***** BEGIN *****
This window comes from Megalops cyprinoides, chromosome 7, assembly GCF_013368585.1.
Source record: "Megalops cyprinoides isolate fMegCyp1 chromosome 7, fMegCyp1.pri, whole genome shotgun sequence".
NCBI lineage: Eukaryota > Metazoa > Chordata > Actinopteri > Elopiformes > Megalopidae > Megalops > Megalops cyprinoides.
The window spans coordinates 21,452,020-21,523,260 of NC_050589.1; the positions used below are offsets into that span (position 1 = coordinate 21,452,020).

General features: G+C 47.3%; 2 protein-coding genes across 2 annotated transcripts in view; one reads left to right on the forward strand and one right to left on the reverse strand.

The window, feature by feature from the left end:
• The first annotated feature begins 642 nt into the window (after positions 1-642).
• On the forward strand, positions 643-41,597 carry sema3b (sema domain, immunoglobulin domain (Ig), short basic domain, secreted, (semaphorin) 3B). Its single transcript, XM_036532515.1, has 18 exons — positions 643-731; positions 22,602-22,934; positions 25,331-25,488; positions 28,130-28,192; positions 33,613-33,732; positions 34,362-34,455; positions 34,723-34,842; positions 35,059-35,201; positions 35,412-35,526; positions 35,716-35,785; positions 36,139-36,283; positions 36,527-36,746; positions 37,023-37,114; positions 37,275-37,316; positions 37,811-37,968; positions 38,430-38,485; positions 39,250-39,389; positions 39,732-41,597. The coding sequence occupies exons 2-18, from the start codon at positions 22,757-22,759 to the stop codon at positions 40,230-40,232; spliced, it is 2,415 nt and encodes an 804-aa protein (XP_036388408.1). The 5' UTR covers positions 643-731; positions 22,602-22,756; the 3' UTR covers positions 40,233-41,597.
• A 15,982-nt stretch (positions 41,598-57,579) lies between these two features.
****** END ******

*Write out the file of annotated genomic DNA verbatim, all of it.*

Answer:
This window comes from Megalops cyprinoides, chromosome 7, assembly GCF_013368585.1.
Source record: "Megalops cyprinoides isolate fMegCyp1 chromosome 7, fMegCyp1.pri, whole genome shotgun sequence".
NCBI lineage: Eukaryota > Metazoa > Chordata > Actinopteri > Elopiformes > Megalopidae > Megalops > Megalops cyprinoides.
The window spans coordinates 21,452,020-21,523,260 of NC_050589.1; the positions used below are offsets into that span (position 1 = coordinate 21,452,020).

General features: G+C 47.3%; 2 protein-coding genes across 2 annotated transcripts in view; one reads left to right on the forward strand and one right to left on the reverse strand.

The window, feature by feature from the left end:
• The first annotated feature begins 642 nt into the window (after positions 1-642).
• On the forward strand, positions 643-41,597 carry sema3b (sema domain, immunoglobulin domain (Ig), short basic domain, secreted, (semaphorin) 3B). Its single transcript, XM_036532515.1, has 18 exons — positions 643-731; positions 22,602-22,934; positions 25,331-25,488; positions 28,130-28,192; positions 33,613-33,732; positions 34,362-34,455; positions 34,723-34,842; positions 35,059-35,201; positions 35,412-35,526; positions 35,716-35,785; positions 36,139-36,283; positions 36,527-36,746; positions 37,023-37,114; positions 37,275-37,316; positions 37,811-37,968; positions 38,430-38,485; positions 39,250-39,389; positions 39,732-41,597. The coding sequence occupies exons 2-18, from the start codon at positions 22,757-22,759 to the stop codon at positions 40,230-40,232; spliced, it is 2,415 nt and encodes an 804-aa protein (XP_036388408.1). The 5' UTR covers positions 643-731; positions 22,602-22,756; the 3' UTR covers positions 40,233-41,597.
• A 15,982-nt stretch (positions 41,598-57,579) lies between these two features.